Public Sector Adoption of Cloud Happening Slowly
When it comes to exploring the opportunities of cloud, the public sector is well behind the private sector, according to a survey from KPMG International.
Results from the survey are summarized in the report, Exploring the Cloud: a Global Study of Governments’ Adoption of Cloud. The survey finds that the progress of government entities significantly lags that of their for-profit counterparts by nine to 13 percent. Only 12 percent of government executives say that more than 10 percent of their agencies’ overall IT expenditures are allocated to cloud in 2011. By the end of 2012, this figure is anticipated to more than double to 28 percent.
“Governments are increasingly recognizing that the adoption of cloud could dramatically reduce the cost of delivering services to citizens,” noted John Herhalt, KPMG’s Global Chair, Government & Infrastructure. “In this era of government austerity, it seems clear that cloud will quickly become a key tool for public sector cost reduction.”
The survey results, which included responses from almost 430 public sector leaders around the world, found that 73 percent of government respondents require cost reductions in order to move to a cloud environment.
“By placing services onto a cloud-based platform, governments are increasingly finding that they can improve the way citizens access data and – as a result – provide a more transparent and responsive experience when interacting with key public sector departments,” added Herhalt. “But ensuring the security of data will be critical, particularly when dealing with citizen’s personal information and sensitive government information.”
Almost half of all respondents (47 percent) indicated that security would be the most significant challenge they will face in placing services and processes onto cloud platforms. Security concerns were particularly acute among the largest government entities where 56 percent of respondents cited concerns in this area. However, almost 80 percent of all respondents suggested that their confidence in the cloud would increase if services were to be certified by a government body. IT governance and regulatory compliance were also identified as key challenges by almost a quarter of respondents.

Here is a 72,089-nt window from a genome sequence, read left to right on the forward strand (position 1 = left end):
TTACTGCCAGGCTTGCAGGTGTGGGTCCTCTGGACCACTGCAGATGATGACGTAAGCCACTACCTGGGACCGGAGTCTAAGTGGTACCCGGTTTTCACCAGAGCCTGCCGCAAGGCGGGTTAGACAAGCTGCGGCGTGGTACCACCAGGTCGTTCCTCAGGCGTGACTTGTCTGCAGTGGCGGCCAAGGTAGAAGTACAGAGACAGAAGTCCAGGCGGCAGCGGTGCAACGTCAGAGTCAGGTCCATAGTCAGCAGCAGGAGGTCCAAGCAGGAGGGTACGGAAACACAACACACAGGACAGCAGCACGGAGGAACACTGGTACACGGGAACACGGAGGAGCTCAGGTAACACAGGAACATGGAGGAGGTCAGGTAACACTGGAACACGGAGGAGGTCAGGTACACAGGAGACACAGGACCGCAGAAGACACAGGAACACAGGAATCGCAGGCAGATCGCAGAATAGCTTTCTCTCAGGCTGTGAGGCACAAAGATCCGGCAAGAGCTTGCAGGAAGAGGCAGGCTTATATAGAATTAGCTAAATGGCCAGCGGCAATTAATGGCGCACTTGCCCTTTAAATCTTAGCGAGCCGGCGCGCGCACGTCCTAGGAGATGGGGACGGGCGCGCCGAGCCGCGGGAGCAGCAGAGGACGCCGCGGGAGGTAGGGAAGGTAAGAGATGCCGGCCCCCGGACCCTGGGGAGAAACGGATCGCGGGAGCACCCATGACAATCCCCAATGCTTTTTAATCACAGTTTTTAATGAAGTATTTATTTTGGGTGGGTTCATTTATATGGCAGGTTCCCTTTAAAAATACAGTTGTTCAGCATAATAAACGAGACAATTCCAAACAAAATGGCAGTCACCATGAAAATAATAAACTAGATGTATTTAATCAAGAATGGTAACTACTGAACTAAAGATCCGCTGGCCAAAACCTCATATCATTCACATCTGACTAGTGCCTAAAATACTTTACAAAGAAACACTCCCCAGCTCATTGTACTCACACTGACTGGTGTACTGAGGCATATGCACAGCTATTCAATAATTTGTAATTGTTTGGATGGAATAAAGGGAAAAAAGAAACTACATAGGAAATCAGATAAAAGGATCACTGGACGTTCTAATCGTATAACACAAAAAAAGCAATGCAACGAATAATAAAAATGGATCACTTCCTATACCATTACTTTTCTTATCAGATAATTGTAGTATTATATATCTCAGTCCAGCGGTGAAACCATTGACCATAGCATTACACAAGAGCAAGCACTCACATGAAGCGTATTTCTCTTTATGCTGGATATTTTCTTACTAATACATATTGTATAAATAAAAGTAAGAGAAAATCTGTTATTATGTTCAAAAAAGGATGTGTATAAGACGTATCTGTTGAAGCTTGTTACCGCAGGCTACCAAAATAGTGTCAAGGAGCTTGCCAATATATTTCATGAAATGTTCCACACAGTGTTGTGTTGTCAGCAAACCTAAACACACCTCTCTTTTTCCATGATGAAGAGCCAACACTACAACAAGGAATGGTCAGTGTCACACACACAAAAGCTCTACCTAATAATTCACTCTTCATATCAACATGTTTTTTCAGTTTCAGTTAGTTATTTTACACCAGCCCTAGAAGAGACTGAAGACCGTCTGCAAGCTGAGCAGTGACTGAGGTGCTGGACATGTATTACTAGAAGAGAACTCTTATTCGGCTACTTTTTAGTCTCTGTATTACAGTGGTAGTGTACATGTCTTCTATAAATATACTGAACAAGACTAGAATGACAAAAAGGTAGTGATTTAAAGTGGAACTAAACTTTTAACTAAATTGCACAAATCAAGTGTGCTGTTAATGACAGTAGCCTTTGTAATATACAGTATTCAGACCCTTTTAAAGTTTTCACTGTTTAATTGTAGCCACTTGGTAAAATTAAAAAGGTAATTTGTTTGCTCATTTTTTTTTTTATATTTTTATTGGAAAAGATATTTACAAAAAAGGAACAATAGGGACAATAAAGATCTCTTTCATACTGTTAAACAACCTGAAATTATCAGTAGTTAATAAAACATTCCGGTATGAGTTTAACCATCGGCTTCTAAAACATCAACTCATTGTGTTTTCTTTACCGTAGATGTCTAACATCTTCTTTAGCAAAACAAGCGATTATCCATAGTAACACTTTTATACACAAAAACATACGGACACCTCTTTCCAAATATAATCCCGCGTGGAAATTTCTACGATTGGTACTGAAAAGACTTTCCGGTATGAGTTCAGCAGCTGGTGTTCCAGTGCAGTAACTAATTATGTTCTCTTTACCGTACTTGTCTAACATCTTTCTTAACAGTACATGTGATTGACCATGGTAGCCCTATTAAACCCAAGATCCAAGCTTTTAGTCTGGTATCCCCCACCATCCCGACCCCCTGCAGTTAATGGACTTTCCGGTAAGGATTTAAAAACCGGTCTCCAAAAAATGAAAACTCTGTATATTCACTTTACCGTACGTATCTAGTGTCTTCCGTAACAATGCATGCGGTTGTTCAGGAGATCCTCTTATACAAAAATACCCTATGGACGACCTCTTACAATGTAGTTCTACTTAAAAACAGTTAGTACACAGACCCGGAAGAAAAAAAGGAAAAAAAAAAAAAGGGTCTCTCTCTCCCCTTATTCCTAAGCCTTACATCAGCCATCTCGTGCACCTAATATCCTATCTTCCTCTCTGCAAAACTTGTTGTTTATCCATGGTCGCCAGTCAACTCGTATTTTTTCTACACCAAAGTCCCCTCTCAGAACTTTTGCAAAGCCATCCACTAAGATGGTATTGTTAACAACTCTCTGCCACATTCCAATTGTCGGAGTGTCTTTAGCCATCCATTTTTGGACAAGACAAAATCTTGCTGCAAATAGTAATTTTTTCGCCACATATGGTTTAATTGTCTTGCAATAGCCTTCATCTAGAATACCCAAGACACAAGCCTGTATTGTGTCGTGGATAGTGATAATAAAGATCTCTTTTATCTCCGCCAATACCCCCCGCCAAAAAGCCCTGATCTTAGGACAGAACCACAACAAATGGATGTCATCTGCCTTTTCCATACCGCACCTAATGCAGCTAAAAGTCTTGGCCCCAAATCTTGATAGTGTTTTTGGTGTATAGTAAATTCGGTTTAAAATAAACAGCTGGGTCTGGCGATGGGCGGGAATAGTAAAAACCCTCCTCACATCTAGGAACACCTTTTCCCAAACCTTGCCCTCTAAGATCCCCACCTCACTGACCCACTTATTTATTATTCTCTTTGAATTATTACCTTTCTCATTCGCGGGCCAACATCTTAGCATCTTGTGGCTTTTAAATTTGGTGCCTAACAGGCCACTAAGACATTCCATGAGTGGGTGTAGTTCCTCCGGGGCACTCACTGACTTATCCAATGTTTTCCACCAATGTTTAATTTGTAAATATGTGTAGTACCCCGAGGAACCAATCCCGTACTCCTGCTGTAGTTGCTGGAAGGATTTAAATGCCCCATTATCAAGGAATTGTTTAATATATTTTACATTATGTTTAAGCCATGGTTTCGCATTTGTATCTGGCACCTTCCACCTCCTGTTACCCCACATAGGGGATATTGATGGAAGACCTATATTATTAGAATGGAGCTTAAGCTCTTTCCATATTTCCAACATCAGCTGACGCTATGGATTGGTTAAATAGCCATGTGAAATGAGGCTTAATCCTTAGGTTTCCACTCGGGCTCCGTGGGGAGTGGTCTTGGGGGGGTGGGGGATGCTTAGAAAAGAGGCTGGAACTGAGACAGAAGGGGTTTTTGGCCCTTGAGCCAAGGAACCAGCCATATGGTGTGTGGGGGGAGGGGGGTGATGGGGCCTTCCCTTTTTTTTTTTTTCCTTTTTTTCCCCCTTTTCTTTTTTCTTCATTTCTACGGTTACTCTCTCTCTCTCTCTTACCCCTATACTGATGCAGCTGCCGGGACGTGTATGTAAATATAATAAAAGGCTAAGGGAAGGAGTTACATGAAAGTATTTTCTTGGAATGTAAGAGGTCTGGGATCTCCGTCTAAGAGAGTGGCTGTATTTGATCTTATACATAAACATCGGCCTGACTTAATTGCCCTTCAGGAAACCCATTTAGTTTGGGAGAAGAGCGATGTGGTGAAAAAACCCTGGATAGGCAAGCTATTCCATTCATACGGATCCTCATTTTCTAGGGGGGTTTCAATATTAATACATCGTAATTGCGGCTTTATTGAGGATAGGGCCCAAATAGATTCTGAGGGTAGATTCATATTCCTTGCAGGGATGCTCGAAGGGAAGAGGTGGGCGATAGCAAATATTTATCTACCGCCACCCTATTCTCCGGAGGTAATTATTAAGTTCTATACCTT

“Government agencies are often privy to some of the most sensitive data available and – as a result – are a frequent target of hackers,” noted Herhalt. “Government IT leaders will need to ensure that their cloud service providers can provide robust security protocols and protection before placing key services and data onto cloud-based platforms.”
In response, almost a third of public sector respondents to the KPMG International survey indicated a preference for adopting a Private Cloud environment, versus only 22 percent who are exploring the potential for utilizing a Public Cloud platform.
The KPMG report also identifies a number of jurisdictions that have taken a leadership position in the adoption of cloud. In particular, governments in Australia, Italy, Denmark, Singapore and the United States seem to have made strong progress in implementing cloud technology with around 30 percent of respondents in these countries indicating that they have already undertaken either a partial or full implementation of cloud.
“Governments around the world can learn valuable lessons from front-runners, especially in the area of security and risk management,” added Herhalt. “And as cloud service providers gain valuable experience in delivering services to governments, we expect to see both confidence and adoption rates rise significantly.”